Out of the loop

A milk carton of IPA.

I ended up sat in Bottles & Books on my own on Friday night, hovering around the edge of a conversation about beer that made me feel totally ignorant and out of touch.

Bot­tles & Books is our local craft beer phan­tas­mago­ri­um, with fridges full of cans, a wall of bot­tles, and a few taps of draught beer served by the third and two-thirds mea­sure.

On Fri­day, the dis­cus­sion turned to IPA, and it was when I heard this sen­tence that I knew I was out of my depth:

Brut IPA died a death fair­ly quick­ly, did­n’t it? And NEIPA just tastes a bit… old fash­ioned. It’s all about the Hud­son Val­ley style now.

Hud­son Val­ley? Is that a region? Yes, but it’s also a brew­ery, as pro­filed in this arti­cle, which has a head­line appar­ent­ly designed to annoy con­ser­v­a­tive beer geeks who already think brew­ing has been fatal­ly com­pro­mised by the ama­teur ten­den­cy:

Hud­son Val­ley Brew­ery Makes Beer Based on Instinct, not Instruc­tions

Sour IPA is, I gath­er, the long and short of it, and sure enough, when Jess and I went to the Left Hand­ed Giant tap­room yes­ter­day, there was one on the menu.

We gave up try­ing to stay on top of trends years ago but there was some­thing intox­i­cat­ing about all this new infor­ma­tion, all the names and details, that made me think… Should we try?

The odd edu­ca­tion­al eaves­drop­ping ses­sion prob­a­bly would­n’t do us any harm, at least.

15 thoughts on “Out of the loop”

      1. The arti­cle felt incom­plete when I read it this morn­ing. I think I was expect­ing you to try the sour IPA and describe it! My bad prob­a­bly.

  1. Read­ing the arti­cle men­tioned, it seemed more like an adver­tise­ment than any­thing else. Kind of like the when a new brew­ery opens with the nov­el approach of “…using only the finest ingre­di­ents to hand craft the high­est qual­i­ty beers…”.

    1. you for­got the oblig­a­tory ‘we brew beers we like to drink’ & the ubiq­ui­tous ‘hop for­ward’.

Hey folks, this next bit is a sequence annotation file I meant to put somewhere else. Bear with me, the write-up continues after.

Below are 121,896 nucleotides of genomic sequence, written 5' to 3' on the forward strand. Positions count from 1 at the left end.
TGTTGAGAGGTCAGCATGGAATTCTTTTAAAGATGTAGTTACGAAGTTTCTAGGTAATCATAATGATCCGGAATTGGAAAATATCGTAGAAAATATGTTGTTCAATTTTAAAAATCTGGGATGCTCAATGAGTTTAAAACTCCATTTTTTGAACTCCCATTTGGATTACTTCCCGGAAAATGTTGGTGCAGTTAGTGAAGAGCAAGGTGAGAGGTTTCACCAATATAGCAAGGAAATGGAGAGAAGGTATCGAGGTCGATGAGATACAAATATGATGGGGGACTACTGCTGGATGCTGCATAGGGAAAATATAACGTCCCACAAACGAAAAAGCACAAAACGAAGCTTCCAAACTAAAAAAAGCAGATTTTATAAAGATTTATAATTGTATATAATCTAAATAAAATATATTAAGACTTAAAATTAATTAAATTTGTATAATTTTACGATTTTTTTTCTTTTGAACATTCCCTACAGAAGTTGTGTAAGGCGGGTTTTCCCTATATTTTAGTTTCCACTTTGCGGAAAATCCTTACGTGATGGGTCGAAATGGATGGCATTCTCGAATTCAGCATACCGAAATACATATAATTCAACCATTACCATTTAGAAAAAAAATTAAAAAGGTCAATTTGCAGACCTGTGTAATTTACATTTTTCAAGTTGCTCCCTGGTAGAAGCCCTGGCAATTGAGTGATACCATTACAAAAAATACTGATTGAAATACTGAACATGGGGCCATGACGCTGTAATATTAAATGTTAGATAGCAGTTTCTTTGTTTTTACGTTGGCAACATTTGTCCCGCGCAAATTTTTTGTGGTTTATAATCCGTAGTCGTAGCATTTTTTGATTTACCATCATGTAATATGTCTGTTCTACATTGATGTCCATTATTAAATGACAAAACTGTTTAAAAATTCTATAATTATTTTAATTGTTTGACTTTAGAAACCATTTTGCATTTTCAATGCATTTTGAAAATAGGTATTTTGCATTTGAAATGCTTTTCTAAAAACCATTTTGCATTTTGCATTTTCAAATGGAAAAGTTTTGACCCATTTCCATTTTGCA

2. I have it on good author­i­ty that this is the year of craft lager (Impe­r­i­al, DDDH, Ses­sion etc etc etc). And also push­ing the mild enve­lope (Glit­ter, Fruit syrup, Upside Down Cake etc etc). Per­son­al­ly I can’t wait until we get beers that taste like vin­tage clean­ing prod­ucts – a Vim IPA, Fairy Liq­uid stout and a not-lam­bic that smells of a pine fresh car deodor­ant

    1. Oakham have been tread­ing the path of Sqezy Lemon wash­ing-up-liq­uid-scent­ed beer for many years already, sure­ly.

  3. Brett IPA’s have been a thing for a while, while brett != sour, are we talk­ing the same or sim­i­lar thing here?
    Did I com­plet­ly miss the brut IPA trend while I was under a rock, are they passe so soon, I would think their dry­ness would be appre­ci­at­ed in spring/summer, as a clean quencher.

  4. Sure­ly there is room for exper­i­men­tal brew­ing, and those who like to taste those beers? As well as for the the tra­di­tion­al? I feel like I’ve dropped in on a brew­ing Brex­it sit­u­a­tion, or some­thing. Intol­er­ance. Which exists on both sides, no doubt. I think there’s good and bad new beer and good and bad tra­di­tion­al beer. Choose what you like and allow oth­ers to do the same. We are for­tu­nate to have loads of choice, and it isnt the tra­di­tion­al­ists who have enabled that. And new brew­ers are also going back in time and brew­ing his­toric recipes. Like Brett IPAs. This grip­ing does­n’t look good. I dont get it tbh. Maybe I’m mis­read­ing the sit­u­a­tion.

    1. Clib; please keep your elo­quent and well-bal­anced opin­ions to your­self in future.

      Such rea­son­able com­men­tary has no place in the 2019 beer debate.….! 😉

  5. I find it iron­ic that the guys who “Makes Beer Based on Instinct, not Instruc­tion” are the same ones who famous­ly told a room full of pro­fes­sion­al brew­ers that they sour their beers using Clostrid­i­um.

    Wel­come to the future of “craft” beer.

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